The Halliburton loophole, which exempts fracking from regulation under the Safe Drinking Water Act, was justified by an EPA study about fracking completed under the George W. Bush administration. The study concluded that fracking posed no risk to drinking water.
However, a working draft of the study prepared by a government contractor suggested that fracking could pose risks to drinking water. The EPA changed parts of that draft.
In drafts of the executive summary, for example, typically a report's most widely read section, the authors referred to potential threats to public health as the reason for the study. "The goal of this Phase I study was to determine if a threat to public health exists as a result of USDW [Underground Sources of Drinking Water] contamination from hydraulic fracturing fluid injection into CBM [coalbed methane] wells, and if it does, whether the threat is great enough to warrant further study," the authors wrote.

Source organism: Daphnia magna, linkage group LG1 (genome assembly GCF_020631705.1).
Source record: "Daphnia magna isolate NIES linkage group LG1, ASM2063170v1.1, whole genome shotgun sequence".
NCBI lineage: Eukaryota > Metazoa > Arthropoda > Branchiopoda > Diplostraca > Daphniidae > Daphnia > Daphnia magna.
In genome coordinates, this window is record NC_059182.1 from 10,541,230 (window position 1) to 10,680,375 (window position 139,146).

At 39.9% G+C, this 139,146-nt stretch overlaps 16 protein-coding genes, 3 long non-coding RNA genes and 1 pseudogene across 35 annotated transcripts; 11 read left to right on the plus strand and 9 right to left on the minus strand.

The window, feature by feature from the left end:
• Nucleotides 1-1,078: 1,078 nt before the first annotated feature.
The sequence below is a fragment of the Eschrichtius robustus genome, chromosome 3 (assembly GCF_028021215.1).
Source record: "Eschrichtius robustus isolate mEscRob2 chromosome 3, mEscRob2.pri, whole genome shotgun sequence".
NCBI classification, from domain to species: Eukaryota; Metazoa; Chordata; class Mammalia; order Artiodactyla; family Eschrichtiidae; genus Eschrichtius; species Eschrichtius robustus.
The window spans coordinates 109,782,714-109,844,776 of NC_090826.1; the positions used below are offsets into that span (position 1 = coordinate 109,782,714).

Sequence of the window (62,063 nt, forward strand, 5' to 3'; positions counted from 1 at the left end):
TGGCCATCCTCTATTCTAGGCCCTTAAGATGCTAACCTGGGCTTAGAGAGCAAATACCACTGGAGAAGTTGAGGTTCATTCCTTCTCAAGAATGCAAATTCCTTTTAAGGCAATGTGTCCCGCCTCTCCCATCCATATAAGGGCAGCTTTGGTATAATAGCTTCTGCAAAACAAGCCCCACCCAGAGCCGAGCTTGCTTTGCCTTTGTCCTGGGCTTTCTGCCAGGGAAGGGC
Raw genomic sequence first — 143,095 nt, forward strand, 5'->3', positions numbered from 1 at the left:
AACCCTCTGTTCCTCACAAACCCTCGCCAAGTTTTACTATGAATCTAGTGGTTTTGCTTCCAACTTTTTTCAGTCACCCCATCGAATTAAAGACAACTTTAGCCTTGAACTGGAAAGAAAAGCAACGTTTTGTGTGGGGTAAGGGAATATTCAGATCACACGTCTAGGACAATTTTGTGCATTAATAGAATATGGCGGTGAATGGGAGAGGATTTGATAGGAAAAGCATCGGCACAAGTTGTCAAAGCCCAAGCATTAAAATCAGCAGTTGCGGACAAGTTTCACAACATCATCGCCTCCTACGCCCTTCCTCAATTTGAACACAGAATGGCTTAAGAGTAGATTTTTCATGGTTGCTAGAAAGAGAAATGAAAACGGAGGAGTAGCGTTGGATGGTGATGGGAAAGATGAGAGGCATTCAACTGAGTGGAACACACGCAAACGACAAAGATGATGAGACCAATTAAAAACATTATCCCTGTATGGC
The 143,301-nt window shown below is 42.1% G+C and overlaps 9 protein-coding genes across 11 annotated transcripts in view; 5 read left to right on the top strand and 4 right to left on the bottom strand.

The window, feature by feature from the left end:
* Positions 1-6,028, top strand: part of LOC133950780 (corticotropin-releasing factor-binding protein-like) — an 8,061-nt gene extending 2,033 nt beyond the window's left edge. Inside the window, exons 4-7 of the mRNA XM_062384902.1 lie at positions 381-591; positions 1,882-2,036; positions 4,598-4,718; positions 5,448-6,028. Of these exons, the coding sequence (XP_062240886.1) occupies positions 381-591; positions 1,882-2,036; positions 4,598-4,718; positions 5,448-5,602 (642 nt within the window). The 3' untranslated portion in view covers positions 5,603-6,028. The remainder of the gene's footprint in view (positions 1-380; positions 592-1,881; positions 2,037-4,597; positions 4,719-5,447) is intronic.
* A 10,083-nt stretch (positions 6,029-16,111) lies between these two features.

The final version of the report omits mention of public health except in the discussion of methodology and in paraphrasing public comments deep into the 463-page study.